Sam intended to stay in New Zealand for about six months and it soon became clear that he was not going to be able to complete the project in that time. At his request, I took a more active role in assisting him and was released from most of my other duties at the museum. I had not done any serious paleontology before and under Sam's guidance I rapidly absorbed some reptilian osteology. The bones were extracted from the calcareous matrix in tanks of acetic acid and the department soon smelled like a pickle factory. Sam worked on drawing the bones; I helped with the preparation of the specimens, with the assistance of two volunteers. Sam was a hard worker and expected others to match his efforts.
Sam left New Zealand in April 1970 and I was left holding a draft and somewhat confused manuscript. We continued to cooperate (how I wish we had had faxes or e-mail) and the paper was completed and published in 1971.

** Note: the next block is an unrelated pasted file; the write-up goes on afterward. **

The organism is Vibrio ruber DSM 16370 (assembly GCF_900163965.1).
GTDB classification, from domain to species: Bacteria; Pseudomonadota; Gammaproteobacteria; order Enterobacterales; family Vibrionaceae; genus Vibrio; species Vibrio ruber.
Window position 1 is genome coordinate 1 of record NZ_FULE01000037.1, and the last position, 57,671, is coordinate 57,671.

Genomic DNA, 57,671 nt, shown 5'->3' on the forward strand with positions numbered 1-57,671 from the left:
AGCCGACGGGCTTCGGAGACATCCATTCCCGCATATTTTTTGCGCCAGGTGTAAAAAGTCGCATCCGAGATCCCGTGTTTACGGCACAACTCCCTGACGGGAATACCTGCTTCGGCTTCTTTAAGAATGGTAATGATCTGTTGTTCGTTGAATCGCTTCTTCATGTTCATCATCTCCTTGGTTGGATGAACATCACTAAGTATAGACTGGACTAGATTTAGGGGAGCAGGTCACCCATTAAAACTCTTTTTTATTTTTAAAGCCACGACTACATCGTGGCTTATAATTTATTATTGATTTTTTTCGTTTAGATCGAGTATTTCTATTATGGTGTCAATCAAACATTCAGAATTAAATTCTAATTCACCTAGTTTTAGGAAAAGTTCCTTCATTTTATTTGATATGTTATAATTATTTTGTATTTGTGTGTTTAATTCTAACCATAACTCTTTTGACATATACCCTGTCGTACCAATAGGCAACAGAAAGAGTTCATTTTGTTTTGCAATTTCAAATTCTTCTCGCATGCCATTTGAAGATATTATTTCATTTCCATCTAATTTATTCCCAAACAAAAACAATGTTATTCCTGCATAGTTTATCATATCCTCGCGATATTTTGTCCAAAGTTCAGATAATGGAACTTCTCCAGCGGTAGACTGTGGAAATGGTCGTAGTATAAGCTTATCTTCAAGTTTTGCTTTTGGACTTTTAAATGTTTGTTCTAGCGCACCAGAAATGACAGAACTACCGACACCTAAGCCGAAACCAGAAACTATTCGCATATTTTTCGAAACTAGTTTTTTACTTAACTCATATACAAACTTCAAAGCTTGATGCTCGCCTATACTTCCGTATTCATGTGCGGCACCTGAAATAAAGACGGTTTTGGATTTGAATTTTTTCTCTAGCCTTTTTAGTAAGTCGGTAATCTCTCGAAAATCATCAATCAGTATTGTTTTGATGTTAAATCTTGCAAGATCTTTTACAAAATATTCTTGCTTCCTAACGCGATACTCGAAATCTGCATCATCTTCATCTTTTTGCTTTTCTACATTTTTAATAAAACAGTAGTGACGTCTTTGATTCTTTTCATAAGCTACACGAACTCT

I enjoyed working with Sam although I soon learned to avoid any discussion of politics. Sam made a great contribution to the vertebrate paleontology of New Zealand, as is evidenced by the following two publications resulting from his brief period there.
From Anne Warren, La Trobe University, Bundoora, Victoria, Australia:
From Kevin Padian, UCMP, Berkeley:
Sam's early field crews consisted of a few students or whoever had the interest and stamina to stick with it, and these were the days before all-terrain vehicles and steel-belted tires, so the going was slower. It was harder to get in and out of places, and people were used to going out in the field and staying there. Today, those distances are closer to the practicalities of civilization, but it makes you think of the dedication that brought the Museum some of its finest specimens when the human cost of getting them was much higher.